For anyone who has undergone the process of treatment or rehab due to alcohol addiction must have realized that sobriety is a lifetime journey. The peace, joy, and energy that come from staying clean and sober are unmeasurable. However, alongside the excitement and joy, there must be limits set to avoid a relapse.
Any addict will agree that the journey to stay sober is long but is worth fighting for. However, the holiday period is particularly known to be tricky, especially for newly clean and sober individuals. This is due to the high probability of relapse that comes with the excitement of the holidays.
Staying sober during the holidays is possible, even though it is more challenging. Everyone else is letting loose and having fun – enjoying alcohol and party drugs, and one feels tempted to join in. However, you must continually remind yourself of how far you’ve come to stay clean and sober.
Identifying how to stay sober from alcohol during the holidays is the reason that I will be sharing these tips for staying sober with you. Use these sobriety tips as a guide through the holidays.
Tips For Staying Sober On Holidays
Ensure to Plan Ahead
Remember the saying, “If you fail to plan, you plan to fail”. Planning is one of the essential ways to stay sober during the holidays. You should attend parties in your vehicle and employ the company of a sober companion as support when going. Arrive early and leave before things get cranky. Adhere strictly to the plan because it ensures you stay ahead of unwarranted situations.
Prioritize you and your health
The holidays should be the best time to avail your body the right healthy treatment. Celebrate your body, mind, and soul and give yourself a kingly treatment. Eat healthy food and give your body the right nutrition. Don’t overindulge yourself with junks like carbs and sugar. One of the best ways to staying clean is to spend time with yourself by meditating, doing yoga, praying, and exercising. Connect your physical with your spiritual self and become whole. Also, avoid getting involved in anything that will threaten your sobriety. Parties are optional, and ‘it is very okay not to go’ if you’re not completely cool with them. Saying “No” is perfectly normal. By making yourself a priority, you learn about you and what you truly want.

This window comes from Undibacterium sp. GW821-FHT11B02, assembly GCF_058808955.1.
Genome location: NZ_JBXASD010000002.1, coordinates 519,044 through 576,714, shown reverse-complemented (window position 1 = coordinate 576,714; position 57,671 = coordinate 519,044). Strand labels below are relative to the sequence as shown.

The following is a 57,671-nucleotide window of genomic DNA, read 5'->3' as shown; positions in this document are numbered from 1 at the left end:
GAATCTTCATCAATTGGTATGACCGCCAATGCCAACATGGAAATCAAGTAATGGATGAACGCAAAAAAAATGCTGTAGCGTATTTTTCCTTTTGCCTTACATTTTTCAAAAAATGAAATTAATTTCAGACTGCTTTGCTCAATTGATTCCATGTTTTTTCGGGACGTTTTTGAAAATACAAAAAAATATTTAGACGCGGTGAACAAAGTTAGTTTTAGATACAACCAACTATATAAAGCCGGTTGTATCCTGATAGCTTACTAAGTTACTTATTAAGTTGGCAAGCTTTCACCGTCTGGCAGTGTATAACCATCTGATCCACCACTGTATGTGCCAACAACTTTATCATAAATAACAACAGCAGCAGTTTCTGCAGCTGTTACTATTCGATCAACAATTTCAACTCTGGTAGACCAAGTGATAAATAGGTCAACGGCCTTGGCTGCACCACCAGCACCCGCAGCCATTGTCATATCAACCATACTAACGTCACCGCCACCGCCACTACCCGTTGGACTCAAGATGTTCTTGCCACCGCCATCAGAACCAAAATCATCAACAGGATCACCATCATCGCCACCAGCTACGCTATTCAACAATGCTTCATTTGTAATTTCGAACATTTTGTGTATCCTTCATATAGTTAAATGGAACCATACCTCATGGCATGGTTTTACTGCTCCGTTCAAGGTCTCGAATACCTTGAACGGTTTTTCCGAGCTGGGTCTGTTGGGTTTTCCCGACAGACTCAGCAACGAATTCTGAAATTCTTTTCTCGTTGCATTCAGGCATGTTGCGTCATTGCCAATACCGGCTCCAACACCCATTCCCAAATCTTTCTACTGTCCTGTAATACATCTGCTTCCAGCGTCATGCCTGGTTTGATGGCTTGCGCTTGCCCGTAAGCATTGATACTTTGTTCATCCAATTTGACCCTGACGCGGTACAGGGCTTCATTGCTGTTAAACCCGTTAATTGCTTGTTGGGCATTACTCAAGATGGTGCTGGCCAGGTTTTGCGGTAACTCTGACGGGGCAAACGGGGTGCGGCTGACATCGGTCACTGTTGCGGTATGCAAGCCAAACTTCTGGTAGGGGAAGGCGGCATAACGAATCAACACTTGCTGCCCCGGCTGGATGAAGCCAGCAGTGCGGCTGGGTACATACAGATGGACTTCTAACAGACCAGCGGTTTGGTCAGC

Support is integral for staying sober during the holidays. Get the right motivation and support by getting a sober companion. Someone capable of helping you make the right decisions towards ensuring you maintain sobriety. Attend 12-step programs or non 12 step recovery programs and prioritize them. Also, you can seek support from your spirituality or beliefs. Remember, the holidays are about giving and gratitude. So, focus the energy on making yourself useful rather than being stuck with the screen. Take responsibility and let go of the negatives.
All the tips to stay sober are irrelevant if you cannot identify and fight your relapse triggers. Since the holidays are very stressful and activities are jam-packed, it is easy to be frustrated due to heavy responsibilities, and failure to fulfill them might trigger feelings of embarrassment, humiliation, anger, or depression. This is dangerous to your sobriety. The best way to stay sober is by learning to say “No” to overburden.
Build and Celebrate Positive Relationships
Life is a lot better when we are in the service of others. Create time to do things for others. True happiness comes when we have made others happy. You can surprise your family with a recipe treat, donate your time at a homeless shelter, or spend time with a lonely or confined friend. Also, rather than making parties or reunions about drinking, engage in other fun things.
Leverage on Your Props
When invited to parties, you cannot turn down, consider going along with non-alcoholic beverages, and make sure it is always in your hand. With a drink in hand, others cannot push drinks at you. Your props might just be your savior from having to say ‘No’ every time.
The holidays are not the time for you to go on sober holidays and allow yourself to indulge. Rather, treat them as a period to ensure commitment towards maintaining your sobriety. me